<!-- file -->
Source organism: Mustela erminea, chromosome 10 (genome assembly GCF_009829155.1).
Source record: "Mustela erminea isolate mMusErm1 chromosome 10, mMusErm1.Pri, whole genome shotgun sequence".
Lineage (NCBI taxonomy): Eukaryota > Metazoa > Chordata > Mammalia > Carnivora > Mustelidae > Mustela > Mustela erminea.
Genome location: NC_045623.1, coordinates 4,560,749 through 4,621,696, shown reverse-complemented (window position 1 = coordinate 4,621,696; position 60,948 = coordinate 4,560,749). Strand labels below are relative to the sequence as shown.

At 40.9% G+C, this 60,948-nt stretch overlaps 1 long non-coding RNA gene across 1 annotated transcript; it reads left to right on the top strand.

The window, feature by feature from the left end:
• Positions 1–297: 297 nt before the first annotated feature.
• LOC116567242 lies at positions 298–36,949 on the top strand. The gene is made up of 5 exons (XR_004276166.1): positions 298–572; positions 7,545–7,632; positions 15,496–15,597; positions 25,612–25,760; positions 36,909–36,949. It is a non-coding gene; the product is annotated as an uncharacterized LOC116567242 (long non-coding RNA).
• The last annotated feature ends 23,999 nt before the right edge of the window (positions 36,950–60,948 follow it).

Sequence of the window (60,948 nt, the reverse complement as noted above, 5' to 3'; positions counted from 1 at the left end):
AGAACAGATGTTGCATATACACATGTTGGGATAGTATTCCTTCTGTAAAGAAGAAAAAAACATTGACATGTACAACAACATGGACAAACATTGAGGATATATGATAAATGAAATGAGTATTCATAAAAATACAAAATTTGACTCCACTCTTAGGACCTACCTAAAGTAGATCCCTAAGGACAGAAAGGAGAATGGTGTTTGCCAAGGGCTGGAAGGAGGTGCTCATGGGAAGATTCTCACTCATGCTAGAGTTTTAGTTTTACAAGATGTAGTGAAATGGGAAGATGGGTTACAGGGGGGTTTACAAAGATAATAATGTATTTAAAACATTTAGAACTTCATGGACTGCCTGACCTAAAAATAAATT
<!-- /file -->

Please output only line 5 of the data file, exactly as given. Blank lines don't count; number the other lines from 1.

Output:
At 40.9% G+C, this 60,948-nt stretch overlaps 1 long non-coding RNA gene across 1 annotated transcript; it reads left to right on the top strand.